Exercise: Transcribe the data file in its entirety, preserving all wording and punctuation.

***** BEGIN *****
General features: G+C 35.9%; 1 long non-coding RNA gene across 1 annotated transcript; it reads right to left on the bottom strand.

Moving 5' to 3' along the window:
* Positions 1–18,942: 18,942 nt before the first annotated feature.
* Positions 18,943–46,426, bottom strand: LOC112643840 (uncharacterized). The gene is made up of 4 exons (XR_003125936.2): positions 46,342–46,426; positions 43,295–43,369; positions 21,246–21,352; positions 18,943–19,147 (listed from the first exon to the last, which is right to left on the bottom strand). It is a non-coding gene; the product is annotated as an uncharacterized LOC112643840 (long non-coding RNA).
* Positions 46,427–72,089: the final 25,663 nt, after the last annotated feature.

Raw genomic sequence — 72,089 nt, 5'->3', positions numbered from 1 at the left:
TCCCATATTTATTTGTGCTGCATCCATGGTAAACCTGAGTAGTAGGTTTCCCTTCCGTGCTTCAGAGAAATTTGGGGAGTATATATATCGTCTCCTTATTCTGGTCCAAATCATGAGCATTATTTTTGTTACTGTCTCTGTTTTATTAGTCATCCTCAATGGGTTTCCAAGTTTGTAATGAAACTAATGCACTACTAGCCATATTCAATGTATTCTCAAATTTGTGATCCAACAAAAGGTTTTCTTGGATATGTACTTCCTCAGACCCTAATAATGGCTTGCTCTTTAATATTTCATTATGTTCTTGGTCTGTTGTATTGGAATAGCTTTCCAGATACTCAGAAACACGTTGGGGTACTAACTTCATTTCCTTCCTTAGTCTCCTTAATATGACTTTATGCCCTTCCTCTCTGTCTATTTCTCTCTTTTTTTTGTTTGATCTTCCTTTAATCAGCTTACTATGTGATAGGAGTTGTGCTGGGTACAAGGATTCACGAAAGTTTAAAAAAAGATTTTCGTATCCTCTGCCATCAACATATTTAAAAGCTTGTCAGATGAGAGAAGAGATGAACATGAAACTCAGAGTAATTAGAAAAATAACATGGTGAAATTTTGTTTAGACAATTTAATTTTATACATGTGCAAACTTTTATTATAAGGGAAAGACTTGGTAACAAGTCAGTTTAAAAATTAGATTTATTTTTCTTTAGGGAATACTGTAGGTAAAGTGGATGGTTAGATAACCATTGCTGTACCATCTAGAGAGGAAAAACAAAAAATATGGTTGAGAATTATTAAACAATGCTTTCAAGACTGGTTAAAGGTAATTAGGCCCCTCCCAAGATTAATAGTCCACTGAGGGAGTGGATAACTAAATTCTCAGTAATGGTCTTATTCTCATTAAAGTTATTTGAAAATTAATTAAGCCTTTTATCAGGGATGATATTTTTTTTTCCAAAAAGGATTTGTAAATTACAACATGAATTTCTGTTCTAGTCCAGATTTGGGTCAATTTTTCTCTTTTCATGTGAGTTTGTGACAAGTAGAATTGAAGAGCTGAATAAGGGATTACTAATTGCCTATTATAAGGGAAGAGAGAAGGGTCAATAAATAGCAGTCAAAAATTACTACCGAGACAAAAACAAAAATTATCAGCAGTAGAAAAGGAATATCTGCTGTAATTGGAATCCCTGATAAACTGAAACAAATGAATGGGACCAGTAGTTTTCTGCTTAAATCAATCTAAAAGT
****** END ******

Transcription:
General features: G+C 35.9%; 1 long non-coding RNA gene across 1 annotated transcript; it reads right to left on the bottom strand.

Moving 5' to 3' along the window:
* Positions 1–18,942: 18,942 nt before the first annotated feature.
* Positions 18,943–46,426, bottom strand: LOC112643840 (uncharacterized). The gene is made up of 4 exons (XR_003125936.2): positions 46,342–46,426; positions 43,295–43,369; positions 21,246–21,352; positions 18,943–19,147 (listed from the first exon to the last, which is right to left on the bottom strand). It is a non-coding gene; the product is annotated as an uncharacterized LOC112643840 (long non-coding RNA).
* Positions 46,427–72,089: the final 25,663 nt, after the last annotated feature.

Raw genomic sequence — 72,089 nt, 5'->3', positions numbered from 1 at the left:
TCCCATATTTATTTGTGCTGCATCCATGGTAAACCTGAGTAGTAGGTTTCCCTTCCGTGCTTCAGAGAAATTTGGGGAGTATATATATCGTCTCCTTATTCTGGTCCAAATCATGAGCATTATTTTTGTTACTGTCTCTGTTTTATTAGTCATCCTCAATGGGTTTCCAAGTTTGTAATGAAACTAATGCACTACTAGCCATATTCAATGTATTCTCAAATTTGTGATCCAACAAAAGGTTTTCTTGGATATGTACTTCCTCAGACCCTAATAATGGCTTGCTCTTTAATATTTCATTATGTTCTTGGTCTGTTGTATTGGAATAGCTTTCCAGATACTCAGAAACACGTTGGGGTACTAACTTCATTTCCTTCCTTAGTCTCCTTAATATGACTTTATGCCCTTCCTCTCTGTCTATTTCTCTCTTTTTTTTGTTTGATCTTCCTTTAATCAGCTTACTATGTGATAGGAGTTGTGCTGGGTACAAGGATTCACGAAAGTTTAAAAAAAGATTTTCGTATCCTCTGCCATCAACATATTTAAAAGCTTGTCAGATGAGAGAAGAGATGAACATGAAACTCAGAGTAATTAGAAAAATAACATGGTGAAATTTTGTTTAGACAATTTAATTTTATACATGTGCAAACTTTTATTATAAGGGAAAGACTTGGTAACAAGTCAGTTTAAAAATTAGATTTATTTTTCTTTAGGGAATACTGTAGGTAAAGTGGATGGTTAGATAACCATTGCTGTACCATCTAGAGAGGAAAAACAAAAAATATGGTTGAGAATTATTAAACAATGCTTTCAAGACTGGTTAAAGGTAATTAGGCCCCTCCCAAGATTAATAGTCCACTGAGGGAGTGGATAACTAAATTCTCAGTAATGGTCTTATTCTCATTAAAGTTATTTGAAAATTAATTAAGCCTTTTATCAGGGATGATATTTTTTTTTCCAAAAAGGATTTGTAAATTACAACATGAATTTCTGTTCTAGTCCAGATTTGGGTCAATTTTTCTCTTTTCATGTGAGTTTGTGACAAGTAGAATTGAAGAGCTGAATAAGGGATTACTAATTGCCTATTATAAGGGAAGAGAGAAGGGTCAATAAATAGCAGTCAAAAATTACTACCGAGACAAAAACAAAAATTATCAGCAGTAGAAAAGGAATATCTGCTGTAATTGGAATCCCTGATAAACTGAAACAAATGAATGGGACCAGTAGTTTTCTGCTTAAATCAATCTAAAAGT